THE breathtaking Brooklyn Bridge got off to a rocky start.
The structure spans over the East River connecting the cities of New York and Brooklyn. It was opened in May, 1883 – the birthday of Queen Victoria.
Some Irish residents failed in their attempt get the opening day put off because it was Queen Victoria’s birthday, with the Board responsible for the inauguration of the structure were “not being intimidated” by the protests.
President Chester Alan Arthur cut the ribbon on what was the largest and longest suspension bridge in the world.
“Flags were displayed everywhere. The route taken by the processions of the authorities who went through the formal ceremonial was crowded hundreds of thousands of spectators,” reported the Standard, adding “No such festivities have been witnessed here since the Centennial year.”
A fireworks display on that day was described as the grandest ever seen the United States. There were military parades, speeches, and formal addresses on behalf of the two cities declaring the bridge open.
For Brooklyn the new bridge meant the prospect of immense expansion and the increase of her commercial importance while the middle classes of New York looked to being relieved from the ‘oppressive rents’ from which they were subjected.
As is usual in the building of great structures, the operation took longer and cost more than was anticipated. Instead of being carried out in five years, it actually took 15-years to build and instead costing ten million dollars, including land, its expense was fifteen and half million dollars. The chief cause of the extended time was the difficulty of finding proper foundations.
News media reported that the ‘heaviest vehicles are permitted to drive any speed’. The engineers themselves said they were astonished at the solidity of the structure and it became clearer every day that the effect upon the two cities would be beyond what was expected.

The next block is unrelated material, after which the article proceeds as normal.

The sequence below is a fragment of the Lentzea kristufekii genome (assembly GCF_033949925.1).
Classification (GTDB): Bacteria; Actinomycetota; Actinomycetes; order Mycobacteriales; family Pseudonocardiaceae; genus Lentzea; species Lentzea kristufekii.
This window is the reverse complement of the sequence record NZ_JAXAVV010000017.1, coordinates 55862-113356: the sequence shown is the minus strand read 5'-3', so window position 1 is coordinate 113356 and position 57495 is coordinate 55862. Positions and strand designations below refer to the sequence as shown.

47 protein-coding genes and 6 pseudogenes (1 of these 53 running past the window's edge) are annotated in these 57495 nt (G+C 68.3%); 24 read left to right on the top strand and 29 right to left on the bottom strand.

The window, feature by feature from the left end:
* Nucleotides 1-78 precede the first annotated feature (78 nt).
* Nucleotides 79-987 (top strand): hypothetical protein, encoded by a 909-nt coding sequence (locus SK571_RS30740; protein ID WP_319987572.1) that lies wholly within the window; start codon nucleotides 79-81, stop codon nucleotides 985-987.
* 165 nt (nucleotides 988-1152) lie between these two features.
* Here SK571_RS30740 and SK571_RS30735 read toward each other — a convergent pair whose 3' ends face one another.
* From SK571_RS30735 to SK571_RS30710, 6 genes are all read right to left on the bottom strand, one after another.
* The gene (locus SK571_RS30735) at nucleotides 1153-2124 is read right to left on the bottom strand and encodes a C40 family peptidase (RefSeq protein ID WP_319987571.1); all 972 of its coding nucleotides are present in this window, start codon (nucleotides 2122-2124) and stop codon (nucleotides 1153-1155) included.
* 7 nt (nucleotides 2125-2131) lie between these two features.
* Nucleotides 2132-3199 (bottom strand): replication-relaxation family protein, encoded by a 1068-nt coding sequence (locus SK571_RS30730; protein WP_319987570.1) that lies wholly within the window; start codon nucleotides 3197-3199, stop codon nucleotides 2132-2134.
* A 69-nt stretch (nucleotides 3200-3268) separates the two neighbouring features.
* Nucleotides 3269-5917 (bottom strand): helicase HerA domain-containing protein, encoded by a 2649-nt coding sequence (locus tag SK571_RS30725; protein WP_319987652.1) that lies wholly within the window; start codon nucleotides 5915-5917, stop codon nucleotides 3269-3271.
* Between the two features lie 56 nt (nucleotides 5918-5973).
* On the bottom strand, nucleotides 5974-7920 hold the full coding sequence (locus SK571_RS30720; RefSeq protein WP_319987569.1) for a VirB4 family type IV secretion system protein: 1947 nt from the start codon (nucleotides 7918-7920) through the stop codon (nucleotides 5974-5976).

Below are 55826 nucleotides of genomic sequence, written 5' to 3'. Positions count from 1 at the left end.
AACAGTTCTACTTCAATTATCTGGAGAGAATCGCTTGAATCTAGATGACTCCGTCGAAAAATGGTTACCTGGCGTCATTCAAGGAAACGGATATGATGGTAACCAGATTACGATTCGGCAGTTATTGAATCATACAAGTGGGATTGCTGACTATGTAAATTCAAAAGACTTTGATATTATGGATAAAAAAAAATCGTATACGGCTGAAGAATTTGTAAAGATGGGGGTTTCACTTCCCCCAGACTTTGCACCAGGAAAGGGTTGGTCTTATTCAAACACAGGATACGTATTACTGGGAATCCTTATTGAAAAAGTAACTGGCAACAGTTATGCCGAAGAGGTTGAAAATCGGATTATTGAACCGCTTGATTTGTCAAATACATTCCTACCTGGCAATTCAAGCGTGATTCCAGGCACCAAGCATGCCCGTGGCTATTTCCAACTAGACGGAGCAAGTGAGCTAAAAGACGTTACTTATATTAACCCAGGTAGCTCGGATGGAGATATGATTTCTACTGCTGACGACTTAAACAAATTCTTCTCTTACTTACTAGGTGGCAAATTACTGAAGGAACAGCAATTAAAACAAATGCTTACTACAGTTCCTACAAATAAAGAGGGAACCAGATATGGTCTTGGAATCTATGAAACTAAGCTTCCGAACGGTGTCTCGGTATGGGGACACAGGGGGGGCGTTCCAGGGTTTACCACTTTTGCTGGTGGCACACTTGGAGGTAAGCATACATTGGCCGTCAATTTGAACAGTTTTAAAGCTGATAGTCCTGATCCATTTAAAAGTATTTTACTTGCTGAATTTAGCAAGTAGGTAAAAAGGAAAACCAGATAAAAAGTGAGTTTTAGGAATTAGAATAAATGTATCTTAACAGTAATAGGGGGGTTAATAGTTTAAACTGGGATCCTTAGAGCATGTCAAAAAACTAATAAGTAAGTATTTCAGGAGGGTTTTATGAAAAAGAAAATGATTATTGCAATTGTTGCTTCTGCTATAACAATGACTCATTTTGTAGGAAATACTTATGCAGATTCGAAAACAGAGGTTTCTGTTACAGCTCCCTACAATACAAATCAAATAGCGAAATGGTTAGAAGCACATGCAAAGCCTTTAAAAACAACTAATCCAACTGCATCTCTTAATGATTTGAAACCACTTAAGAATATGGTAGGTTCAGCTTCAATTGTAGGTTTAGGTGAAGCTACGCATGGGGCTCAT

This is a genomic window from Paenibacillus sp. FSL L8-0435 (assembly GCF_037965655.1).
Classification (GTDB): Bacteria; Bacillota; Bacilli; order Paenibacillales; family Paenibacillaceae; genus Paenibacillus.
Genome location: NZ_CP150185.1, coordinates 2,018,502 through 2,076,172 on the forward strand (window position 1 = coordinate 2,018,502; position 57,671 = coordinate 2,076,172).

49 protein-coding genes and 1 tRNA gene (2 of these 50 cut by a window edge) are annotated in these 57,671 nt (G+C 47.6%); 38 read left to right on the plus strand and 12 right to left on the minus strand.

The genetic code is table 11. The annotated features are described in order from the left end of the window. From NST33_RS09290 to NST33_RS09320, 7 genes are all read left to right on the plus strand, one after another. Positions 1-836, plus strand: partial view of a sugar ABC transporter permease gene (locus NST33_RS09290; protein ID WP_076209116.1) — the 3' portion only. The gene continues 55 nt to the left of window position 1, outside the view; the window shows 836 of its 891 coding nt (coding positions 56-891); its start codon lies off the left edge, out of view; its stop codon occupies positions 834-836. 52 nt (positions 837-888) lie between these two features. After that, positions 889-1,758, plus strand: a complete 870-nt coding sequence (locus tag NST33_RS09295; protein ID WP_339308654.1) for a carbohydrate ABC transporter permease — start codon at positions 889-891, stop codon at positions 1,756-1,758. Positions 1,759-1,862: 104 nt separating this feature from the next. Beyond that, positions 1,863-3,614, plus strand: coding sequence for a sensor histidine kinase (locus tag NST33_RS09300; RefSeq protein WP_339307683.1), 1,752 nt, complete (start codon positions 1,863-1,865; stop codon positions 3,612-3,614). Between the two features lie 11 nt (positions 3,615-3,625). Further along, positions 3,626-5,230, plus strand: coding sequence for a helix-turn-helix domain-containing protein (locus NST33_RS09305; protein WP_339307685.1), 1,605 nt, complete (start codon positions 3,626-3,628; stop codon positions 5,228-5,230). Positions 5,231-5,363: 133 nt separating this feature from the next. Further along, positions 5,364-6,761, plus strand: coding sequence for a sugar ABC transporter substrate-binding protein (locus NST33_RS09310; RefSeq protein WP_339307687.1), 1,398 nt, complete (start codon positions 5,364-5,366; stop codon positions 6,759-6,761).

However, a week after opening, tragedy struck when twelve people were killed and twenty-six injured during the panic on the bridge after an immense crowd reacted to a cry that was raised that the structure was giving way. Panic ensued and in a stampede many were trampled under foot.
Despite that episode – and rumours that the structure was unsafe – scenes at the bridge ‘continued to be very remarkable’ – with tens of thousands of people crossing daily. Over 83,000,000 passengers passed over the bridge during the year, of which more than 80,000,000 were railway passengers.
FEELING THE STRAIN
By the turn of the 20th Century the bridge was in a poor state of repair and in 1901 seven suspension rods snapped, owing to the strain on the structure being too heavy, and to insufficient painting, which caused rust. Signs of decay were worse by 1905 with engineers recommending the adoption of plans entailing the virtual reconstruction of the entire structure.
Events on the bridge were covered extensively by the media – there were suicides, daredevils jumping into the water (many losing their lives in the process) and a fair amount of accidents and small incidents like in 1906 when giant icicles, which had formed the wire cables, fell to the ground injuring several people.
The bridge is a National Historic Landmark and a National Historic Civil Engineering Landmark.
WHERE: You can take the 2 or 3 train to Park Place, the N or R train to City Hall, or the A or C train to Fulton Street.
This article was taken from the History Buffs Guide to New York by Mark Jones, which is available at Amazon